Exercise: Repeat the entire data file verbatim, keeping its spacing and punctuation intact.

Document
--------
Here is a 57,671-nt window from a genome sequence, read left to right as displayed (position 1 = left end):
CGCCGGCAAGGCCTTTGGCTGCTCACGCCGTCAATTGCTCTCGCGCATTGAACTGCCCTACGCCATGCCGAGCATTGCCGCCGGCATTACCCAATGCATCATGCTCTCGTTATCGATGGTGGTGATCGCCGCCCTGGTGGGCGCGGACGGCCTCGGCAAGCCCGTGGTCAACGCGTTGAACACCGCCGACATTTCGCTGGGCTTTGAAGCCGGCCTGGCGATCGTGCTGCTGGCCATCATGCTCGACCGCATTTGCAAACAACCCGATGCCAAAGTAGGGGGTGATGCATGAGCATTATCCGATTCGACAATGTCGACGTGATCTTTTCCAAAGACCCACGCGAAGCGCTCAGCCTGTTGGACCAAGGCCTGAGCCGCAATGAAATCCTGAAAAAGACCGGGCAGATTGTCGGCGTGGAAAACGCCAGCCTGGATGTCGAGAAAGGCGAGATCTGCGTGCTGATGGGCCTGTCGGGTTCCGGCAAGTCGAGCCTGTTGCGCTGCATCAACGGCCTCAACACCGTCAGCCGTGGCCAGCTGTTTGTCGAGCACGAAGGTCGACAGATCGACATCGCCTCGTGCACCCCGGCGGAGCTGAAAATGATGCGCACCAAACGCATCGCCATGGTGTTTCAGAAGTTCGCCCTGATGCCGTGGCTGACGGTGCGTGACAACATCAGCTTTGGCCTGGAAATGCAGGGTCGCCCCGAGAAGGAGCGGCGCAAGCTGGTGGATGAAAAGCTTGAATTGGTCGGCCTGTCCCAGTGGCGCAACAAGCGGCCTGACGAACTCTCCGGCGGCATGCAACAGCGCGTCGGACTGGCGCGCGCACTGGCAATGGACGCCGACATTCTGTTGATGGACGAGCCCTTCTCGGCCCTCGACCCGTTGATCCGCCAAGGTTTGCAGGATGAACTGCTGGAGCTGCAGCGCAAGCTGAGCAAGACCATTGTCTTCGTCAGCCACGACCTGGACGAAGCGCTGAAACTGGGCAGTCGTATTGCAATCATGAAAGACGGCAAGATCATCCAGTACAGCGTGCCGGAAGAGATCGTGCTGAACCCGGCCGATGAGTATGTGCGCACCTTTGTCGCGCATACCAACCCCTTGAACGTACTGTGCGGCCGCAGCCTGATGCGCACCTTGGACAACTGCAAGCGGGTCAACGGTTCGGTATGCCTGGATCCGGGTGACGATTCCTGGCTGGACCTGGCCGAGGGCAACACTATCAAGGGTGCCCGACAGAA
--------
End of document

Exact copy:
Here is a 57,671-nt window from a genome sequence, read left to right as displayed (position 1 = left end):
CGCCGGCAAGGCCTTTGGCTGCTCACGCCGTCAATTGCTCTCGCGCATTGAACTGCCCTACGCCATGCCGAGCATTGCCGCCGGCATTACCCAATGCATCATGCTCTCGTTATCGATGGTGGTGATCGCCGCCCTGGTGGGCGCGGACGGCCTCGGCAAGCCCGTGGTCAACGCGTTGAACACCGCCGACATTTCGCTGGGCTTTGAAGCCGGCCTGGCGATCGTGCTGCTGGCCATCATGCTCGACCGCATTTGCAAACAACCCGATGCCAAAGTAGGGGGTGATGCATGAGCATTATCCGATTCGACAATGTCGACGTGATCTTTTCCAAAGACCCACGCGAAGCGCTCAGCCTGTTGGACCAAGGCCTGAGCCGCAATGAAATCCTGAAAAAGACCGGGCAGATTGTCGGCGTGGAAAACGCCAGCCTGGATGTCGAGAAAGGCGAGATCTGCGTGCTGATGGGCCTGTCGGGTTCCGGCAAGTCGAGCCTGTTGCGCTGCATCAACGGCCTCAACACCGTCAGCCGTGGCCAGCTGTTTGTCGAGCACGAAGGTCGACAGATCGACATCGCCTCGTGCACCCCGGCGGAGCTGAAAATGATGCGCACCAAACGCATCGCCATGGTGTTTCAGAAGTTCGCCCTGATGCCGTGGCTGACGGTGCGTGACAACATCAGCTTTGGCCTGGAAATGCAGGGTCGCCCCGAGAAGGAGCGGCGCAAGCTGGTGGATGAAAAGCTTGAATTGGTCGGCCTGTCCCAGTGGCGCAACAAGCGGCCTGACGAACTCTCCGGCGGCATGCAACAGCGCGTCGGACTGGCGCGCGCACTGGCAATGGACGCCGACATTCTGTTGATGGACGAGCCCTTCTCGGCCCTCGACCCGTTGATCCGCCAAGGTTTGCAGGATGAACTGCTGGAGCTGCAGCGCAAGCTGAGCAAGACCATTGTCTTCGTCAGCCACGACCTGGACGAAGCGCTGAAACTGGGCAGTCGTATTGCAATCATGAAAGACGGCAAGATCATCCAGTACAGCGTGCCGGAAGAGATCGTGCTGAACCCGGCCGATGAGTATGTGCGCACCTTTGTCGCGCATACCAACCCCTTGAACGTACTGTGCGGCCGCAGCCTGATGCGCACCTTGGACAACTGCAAGCGGGTCAACGGTTCGGTATGCCTGGATCCGGGTGACGATTCCTGGCTGGACCTGGCCGAGGGCAACACTATCAAGGGTGCCCGACAGAA